Concern about the impact of seasonal pressures over winter on your trust and local area
- A large majority (87%) of trust leaders across all trust types said they were extremely concerned about the impact of seasonal pressures over winter on their trust and local area. 12% said they were moderately concerned and 2% said they were slightly concerned. Last year, 56% of trust leaders were extremely concerned.
- Across different trust types, most trust leaders said they were extremely concerned. Both ambulance trust respondents reported they were extremely concerned (100%), followed by acute trusts (93%) and acute specialist trusts (86%).
What is your trust/local area doing to ensure you are in the best position you can be going into this year's usual seasonal pressures?
Trust leaders highlighted several strategies that their trusts/local areas are implementing to be in the best position possible going into this year’s usual seasonal pressures. The two major themes were winter planning and working collaboratively as a system. While these themes have been separated, many responses combined both strategies. Some respondents also noted a focus on staff wellbeing.
“Detailed winter plans are in place both as a system and as a trust, with primary and secondary care providers working together to minimise the potential impact of winter on the system…”
Trust leaders detailed the plans in place for the upcoming winter surge in demand. These plans mainly included recruiting additional staff, expanding and managing capacity, and promoting the flu and COVID-19 vaccination programmes.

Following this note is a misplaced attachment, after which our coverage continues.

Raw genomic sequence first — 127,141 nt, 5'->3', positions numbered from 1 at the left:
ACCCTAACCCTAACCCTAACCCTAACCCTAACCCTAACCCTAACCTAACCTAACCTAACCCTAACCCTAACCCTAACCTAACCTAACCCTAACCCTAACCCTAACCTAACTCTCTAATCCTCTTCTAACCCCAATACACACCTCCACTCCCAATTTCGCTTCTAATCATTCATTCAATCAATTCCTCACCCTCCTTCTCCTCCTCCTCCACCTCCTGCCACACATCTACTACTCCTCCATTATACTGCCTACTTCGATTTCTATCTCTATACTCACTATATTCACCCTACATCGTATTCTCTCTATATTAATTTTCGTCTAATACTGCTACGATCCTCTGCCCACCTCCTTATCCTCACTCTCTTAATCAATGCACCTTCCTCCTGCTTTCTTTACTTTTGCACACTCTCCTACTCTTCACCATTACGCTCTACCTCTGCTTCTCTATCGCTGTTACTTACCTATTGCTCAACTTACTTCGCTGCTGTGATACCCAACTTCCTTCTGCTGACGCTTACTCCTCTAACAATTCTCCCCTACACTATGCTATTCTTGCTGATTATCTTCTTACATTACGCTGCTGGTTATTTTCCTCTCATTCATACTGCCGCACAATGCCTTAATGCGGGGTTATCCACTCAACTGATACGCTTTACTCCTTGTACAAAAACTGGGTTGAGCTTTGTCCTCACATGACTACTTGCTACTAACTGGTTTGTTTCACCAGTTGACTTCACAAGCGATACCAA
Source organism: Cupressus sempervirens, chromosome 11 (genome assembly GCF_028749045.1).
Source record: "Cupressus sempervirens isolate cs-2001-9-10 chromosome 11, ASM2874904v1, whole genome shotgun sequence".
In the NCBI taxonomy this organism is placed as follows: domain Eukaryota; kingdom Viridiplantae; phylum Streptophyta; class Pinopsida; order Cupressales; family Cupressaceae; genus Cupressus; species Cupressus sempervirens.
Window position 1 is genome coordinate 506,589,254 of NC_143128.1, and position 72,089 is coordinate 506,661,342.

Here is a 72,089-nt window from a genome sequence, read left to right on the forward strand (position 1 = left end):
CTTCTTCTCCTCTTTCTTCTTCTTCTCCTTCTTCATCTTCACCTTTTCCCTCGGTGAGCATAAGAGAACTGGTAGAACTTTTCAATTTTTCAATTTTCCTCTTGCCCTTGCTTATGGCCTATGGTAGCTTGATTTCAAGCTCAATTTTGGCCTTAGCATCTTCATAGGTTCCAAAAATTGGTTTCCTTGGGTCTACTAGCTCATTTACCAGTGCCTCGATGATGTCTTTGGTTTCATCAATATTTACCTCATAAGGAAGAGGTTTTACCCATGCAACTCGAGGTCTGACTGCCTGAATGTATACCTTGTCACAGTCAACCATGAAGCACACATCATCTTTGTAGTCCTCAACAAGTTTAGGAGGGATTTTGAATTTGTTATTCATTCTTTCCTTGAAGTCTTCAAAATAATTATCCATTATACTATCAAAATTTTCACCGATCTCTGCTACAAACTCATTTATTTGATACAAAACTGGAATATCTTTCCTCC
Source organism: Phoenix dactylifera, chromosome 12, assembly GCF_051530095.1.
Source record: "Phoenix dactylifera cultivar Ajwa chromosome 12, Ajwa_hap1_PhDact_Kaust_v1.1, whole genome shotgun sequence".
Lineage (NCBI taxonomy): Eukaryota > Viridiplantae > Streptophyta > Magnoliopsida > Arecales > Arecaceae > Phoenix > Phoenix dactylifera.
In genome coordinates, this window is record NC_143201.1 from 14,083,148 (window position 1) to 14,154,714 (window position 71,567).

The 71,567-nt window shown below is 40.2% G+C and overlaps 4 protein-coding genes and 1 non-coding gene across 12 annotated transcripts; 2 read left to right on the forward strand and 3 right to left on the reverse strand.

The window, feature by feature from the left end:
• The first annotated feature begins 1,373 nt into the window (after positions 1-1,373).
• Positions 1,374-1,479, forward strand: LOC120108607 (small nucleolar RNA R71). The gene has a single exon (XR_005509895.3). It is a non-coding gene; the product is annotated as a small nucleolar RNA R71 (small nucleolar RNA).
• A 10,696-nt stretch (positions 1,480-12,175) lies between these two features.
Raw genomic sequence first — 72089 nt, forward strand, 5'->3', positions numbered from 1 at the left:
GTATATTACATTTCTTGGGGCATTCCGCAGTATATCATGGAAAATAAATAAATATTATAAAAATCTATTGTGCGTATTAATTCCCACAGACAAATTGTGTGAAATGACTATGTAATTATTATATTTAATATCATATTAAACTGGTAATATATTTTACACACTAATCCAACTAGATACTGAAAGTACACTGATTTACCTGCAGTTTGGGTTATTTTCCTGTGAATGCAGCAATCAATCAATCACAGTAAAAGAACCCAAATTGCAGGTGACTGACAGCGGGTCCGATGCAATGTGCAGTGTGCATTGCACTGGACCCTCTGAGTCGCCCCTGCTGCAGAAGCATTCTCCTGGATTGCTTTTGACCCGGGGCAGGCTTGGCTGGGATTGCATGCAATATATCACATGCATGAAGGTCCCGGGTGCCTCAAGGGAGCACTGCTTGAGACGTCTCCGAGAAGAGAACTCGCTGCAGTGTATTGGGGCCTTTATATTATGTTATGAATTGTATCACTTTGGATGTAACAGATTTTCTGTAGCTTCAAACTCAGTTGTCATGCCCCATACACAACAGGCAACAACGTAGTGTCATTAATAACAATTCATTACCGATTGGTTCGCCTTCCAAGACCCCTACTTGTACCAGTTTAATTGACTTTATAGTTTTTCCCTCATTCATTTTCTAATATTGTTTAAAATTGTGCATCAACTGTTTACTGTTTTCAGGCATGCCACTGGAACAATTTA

“System wide winter planning underway - early; promoting uptake of flu and booster vaccination programme; supporting H&WB [health and wellbeing] of staff.”
Trust leaders also emphasised the importance of working together as a system to manage demand through the winter season. This included sharing capacity, joint meetings, shared data and collaboration when planning.
“Collaboration between trusts has strengthened and both in acute and community/mental health service (MHS) plans are in place to help with known and expected pressures. For mental health this is primarily in children and young people (CYP) and adult acute services where beds are being shared to avoid out of area placements and to ensure adult acute resources such as psychiatric intensive care units (PICU) are shared when needed. In community services some bed contingency is there but workforce is a major concern”
Over winter 2021/22 what do you see as the biggest risks to the services that you, or those in your local area, provide?
- The biggest risk to services highlighted by trust leaders was staff availability, leading to workforce shortages. Some respondents attributed staff shortages to a short-term lack of availability due to sickness. However, many trust leaders reported long-term staff shortages as a result of burnout, lack of morale, and retention issues.
“Lack of available staff… Tired and demoralised workforce… Impact of seasonal illness and COVID-19 spikes on patient numbers and staff.”
- Trust leaders also expressed concerns regarding increased demand and lack of capacity. The largest contributing factor reported by respondents to a potential surge in demand was the overwhelming presentation of COVID-19 and flu in addition to the need to provide elective care. Other trust leaders attributed additional demand to increased referrals and wider pressures across the health and care system, for example in primary care. Furthermore, respondents from mental health related trusts highlighted the increased demands on mental health services.
“Overwhelming pressure on the front door will significantly reduce elective capacity against a backdrop of the longest waits we have seen for some time…”
- The largest contributing factor reported by trust leaders to a lack of capacity was a concern over social care leading to an inability to discharge patients.
“Increased patients who are medically fit for discharge with a package of care but no residential or care home available.”